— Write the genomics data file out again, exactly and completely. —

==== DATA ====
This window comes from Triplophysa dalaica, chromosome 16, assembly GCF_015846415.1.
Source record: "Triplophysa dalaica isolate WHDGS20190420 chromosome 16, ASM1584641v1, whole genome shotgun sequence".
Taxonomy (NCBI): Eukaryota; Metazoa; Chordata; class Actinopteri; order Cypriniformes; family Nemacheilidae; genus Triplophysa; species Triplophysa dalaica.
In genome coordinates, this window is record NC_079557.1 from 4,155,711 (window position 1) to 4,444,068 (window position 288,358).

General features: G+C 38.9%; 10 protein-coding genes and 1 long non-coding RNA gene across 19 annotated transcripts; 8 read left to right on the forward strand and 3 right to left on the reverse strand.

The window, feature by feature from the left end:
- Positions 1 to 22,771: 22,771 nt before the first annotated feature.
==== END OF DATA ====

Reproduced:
This window comes from Triplophysa dalaica, chromosome 16, assembly GCF_015846415.1.
Source record: "Triplophysa dalaica isolate WHDGS20190420 chromosome 16, ASM1584641v1, whole genome shotgun sequence".
Taxonomy (NCBI): Eukaryota; Metazoa; Chordata; class Actinopteri; order Cypriniformes; family Nemacheilidae; genus Triplophysa; species Triplophysa dalaica.
In genome coordinates, this window is record NC_079557.1 from 4,155,711 (window position 1) to 4,444,068 (window position 288,358).

General features: G+C 38.9%; 10 protein-coding genes and 1 long non-coding RNA gene across 19 annotated transcripts; 8 read left to right on the forward strand and 3 right to left on the reverse strand.

The window, feature by feature from the left end:
- Positions 1 to 22,771: 22,771 nt before the first annotated feature.